Legislature(2001 - 2002)

04/19/2001 08:04 AM STA

Audio Topic
* first hearing in first committee of referral
+ teleconferenced
= bill was previously heard/scheduled
HB 189 - REPEAL TERM LIMITS/TERM LIMITS PLEDGES                                                                               
Number 0790                                                                                                                     
CHAIR COGHILL announced that the  next order of business would be                                                               
HOUSE  BILL  NO.  189, "An  Act  repealing  statutory  provisions                                                               
relating to term limits and term limit pledges."                                                                                
Number 0189                                                                                                                     
REPRESENTATIVE  NORMAN ROKEBERG,  Alaska State  Legislature, came                                                               
forward  to testify  as  chair of  the  House Judiciary  Standing                                                               
Committee, sponsor of  HB 189.  He explained that  HB 189 repeals                                                               
statutory  provisions  relating to  term  limits  and term  limit                                                               
REPRESENTATIVE ROKEBERG  went over  the sponsor  statement, which                                                               
     On  February  28, 2001,  in  a  case entitled  Cook  v.                                                                  
     Gralike, et al., the United  States Supreme Court ruled                                                                  
     that printing term limit pledges  on the ballot next to                                                                    
     a Congressional  candidate's name  is unconstitutional.                                                                    
     The  Missouri  act  which   was  struck  down  required                                                                    
     "DISREGARDED VOTERS' INSTRUCTION ON  TERM LIMITS" to be                                                                    
     printed on ballots  by the names of  members failing to                                                                    
     take  certain  legislative  acts   in  support  of  the                                                                    
     proposed term  limit amendment.  It  also provided that                                                                    
     "DECLINED TO PLEDGE TO SUPPORT  TERM LIMITS" be printed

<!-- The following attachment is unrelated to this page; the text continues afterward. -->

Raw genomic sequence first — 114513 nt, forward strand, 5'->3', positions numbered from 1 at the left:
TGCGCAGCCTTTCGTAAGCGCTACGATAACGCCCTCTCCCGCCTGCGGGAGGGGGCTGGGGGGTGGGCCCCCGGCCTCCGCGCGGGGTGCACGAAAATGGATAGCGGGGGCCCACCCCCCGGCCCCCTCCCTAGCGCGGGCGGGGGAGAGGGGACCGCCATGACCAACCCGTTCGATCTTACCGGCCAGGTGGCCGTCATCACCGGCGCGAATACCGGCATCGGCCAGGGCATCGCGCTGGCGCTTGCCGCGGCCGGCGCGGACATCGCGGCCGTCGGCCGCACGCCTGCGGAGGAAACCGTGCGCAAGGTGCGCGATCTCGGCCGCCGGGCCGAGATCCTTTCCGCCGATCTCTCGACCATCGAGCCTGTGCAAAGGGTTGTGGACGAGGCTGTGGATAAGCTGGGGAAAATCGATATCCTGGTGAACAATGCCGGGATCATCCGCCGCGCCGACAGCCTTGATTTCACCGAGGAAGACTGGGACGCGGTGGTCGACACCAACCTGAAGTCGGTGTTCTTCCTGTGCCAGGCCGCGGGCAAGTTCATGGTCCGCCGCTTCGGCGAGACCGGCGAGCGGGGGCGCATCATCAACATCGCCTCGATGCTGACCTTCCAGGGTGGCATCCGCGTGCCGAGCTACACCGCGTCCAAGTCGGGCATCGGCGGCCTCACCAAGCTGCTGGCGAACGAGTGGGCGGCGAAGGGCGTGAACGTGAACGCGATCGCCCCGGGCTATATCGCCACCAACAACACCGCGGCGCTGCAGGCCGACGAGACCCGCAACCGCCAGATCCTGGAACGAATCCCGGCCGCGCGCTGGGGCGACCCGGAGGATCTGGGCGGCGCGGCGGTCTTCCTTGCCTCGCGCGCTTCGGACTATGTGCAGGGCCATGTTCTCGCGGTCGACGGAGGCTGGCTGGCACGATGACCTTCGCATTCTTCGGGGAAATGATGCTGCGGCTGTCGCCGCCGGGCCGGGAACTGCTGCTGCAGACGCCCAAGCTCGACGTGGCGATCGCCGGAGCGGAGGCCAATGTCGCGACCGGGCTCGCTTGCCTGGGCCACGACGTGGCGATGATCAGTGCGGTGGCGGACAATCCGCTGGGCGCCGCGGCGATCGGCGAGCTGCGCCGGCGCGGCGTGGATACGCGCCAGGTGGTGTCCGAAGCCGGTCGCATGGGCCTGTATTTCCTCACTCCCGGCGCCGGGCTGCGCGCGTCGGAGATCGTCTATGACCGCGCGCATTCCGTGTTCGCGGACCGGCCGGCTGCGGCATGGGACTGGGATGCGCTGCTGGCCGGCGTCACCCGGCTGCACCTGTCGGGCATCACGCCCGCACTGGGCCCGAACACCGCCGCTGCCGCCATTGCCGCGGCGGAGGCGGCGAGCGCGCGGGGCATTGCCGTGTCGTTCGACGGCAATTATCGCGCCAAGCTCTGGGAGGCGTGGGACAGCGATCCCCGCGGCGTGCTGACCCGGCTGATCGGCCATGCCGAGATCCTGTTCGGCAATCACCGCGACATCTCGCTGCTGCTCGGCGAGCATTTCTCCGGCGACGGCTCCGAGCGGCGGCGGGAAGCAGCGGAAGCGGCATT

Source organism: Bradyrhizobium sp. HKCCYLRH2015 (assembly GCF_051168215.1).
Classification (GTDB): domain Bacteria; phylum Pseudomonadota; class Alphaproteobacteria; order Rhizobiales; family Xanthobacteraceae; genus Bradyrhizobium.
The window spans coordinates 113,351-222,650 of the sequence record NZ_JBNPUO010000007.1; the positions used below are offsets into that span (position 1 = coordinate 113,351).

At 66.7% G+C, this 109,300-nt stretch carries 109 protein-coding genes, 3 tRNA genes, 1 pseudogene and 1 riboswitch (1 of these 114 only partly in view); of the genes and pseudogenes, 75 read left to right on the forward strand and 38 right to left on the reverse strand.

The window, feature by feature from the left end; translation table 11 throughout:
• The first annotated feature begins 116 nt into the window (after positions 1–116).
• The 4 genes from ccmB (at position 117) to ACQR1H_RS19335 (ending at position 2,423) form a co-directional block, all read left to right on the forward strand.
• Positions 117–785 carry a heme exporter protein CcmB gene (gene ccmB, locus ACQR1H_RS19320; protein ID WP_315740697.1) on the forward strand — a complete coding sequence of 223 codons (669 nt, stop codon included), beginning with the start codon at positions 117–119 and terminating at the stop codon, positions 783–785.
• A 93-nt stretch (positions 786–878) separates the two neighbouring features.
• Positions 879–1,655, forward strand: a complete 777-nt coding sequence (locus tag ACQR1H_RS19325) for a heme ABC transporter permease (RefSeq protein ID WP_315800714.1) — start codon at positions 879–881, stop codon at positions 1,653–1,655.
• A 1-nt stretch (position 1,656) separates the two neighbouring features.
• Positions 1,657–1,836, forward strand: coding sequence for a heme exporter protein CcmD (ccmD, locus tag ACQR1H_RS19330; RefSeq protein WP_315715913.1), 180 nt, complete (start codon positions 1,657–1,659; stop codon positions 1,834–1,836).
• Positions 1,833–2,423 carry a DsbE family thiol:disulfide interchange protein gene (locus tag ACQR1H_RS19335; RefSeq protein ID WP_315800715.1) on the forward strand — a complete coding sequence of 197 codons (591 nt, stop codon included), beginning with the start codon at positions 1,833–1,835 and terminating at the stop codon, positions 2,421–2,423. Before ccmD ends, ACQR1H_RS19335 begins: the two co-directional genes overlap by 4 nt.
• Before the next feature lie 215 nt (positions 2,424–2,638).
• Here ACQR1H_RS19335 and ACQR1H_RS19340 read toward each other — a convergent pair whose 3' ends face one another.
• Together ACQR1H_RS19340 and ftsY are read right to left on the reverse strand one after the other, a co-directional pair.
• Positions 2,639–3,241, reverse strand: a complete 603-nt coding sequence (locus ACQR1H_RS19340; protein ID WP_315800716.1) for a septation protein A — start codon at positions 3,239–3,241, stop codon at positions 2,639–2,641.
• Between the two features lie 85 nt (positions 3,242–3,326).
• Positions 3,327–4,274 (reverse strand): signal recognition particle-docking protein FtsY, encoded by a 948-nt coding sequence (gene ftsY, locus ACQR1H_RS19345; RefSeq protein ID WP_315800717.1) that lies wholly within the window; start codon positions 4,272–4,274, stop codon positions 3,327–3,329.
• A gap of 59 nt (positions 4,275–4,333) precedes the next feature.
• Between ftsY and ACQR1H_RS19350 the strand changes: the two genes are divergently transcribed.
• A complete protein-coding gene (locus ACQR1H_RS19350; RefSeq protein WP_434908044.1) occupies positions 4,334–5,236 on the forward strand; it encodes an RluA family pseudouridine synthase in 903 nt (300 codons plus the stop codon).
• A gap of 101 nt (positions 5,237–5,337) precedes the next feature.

by the  names of the non-incumbent  candidates refusing                                                                    
     to  take  a  "Term  Limit"  pledge  to  bring  about  a                                                                    
     specified "Congressional Term Limits Amendment."                                                                           
     Through   the   Elections  Clause,   the   Constitution                                                                    
     delegated  to  the states  the  power  to regulate  the                                                                    
     "Times,  Places,   Manner  of  holding   Elections  for                                                                    
     Senators and  Representatives," subject  to a  grant of                                                                    
     authority   to  Congress   to  "make   or  alter   such                                                                    
     Regulations."   The states  may regulate  the incidents                                                                    
     of  such elections,  including  balloting, only  within                                                                    
     the exclusive  delegation of power under  the Elections                                                                    
     The  Supreme  Court  found   that  the  requirement  of                                                                    
     printing   on  the   ballot  a   candidate's  lack   of                                                                    
     acceptance of a term limit  pledge was not a procedural                                                                    
     regulation.     It  did  not   regulate  the   time  of                                                                    
     elections; it did not regulate  the place of elections;                                                                    
     nor did it  regulate the manner of  elections.  Rather,                                                                    
     the court  found, the requirement was  plainly designed                                                                    
     to  favor candidates  who are  willing  to support  the                                                                    
     particular  form of  a term  limits  amendment, and  to                                                                    
     disfavor those  who either oppose term  limits entirely                                                                    
     or who  would prefer a  different proposal.   The Court                                                                    
     stated  that   "...  it seems  clear  that the  adverse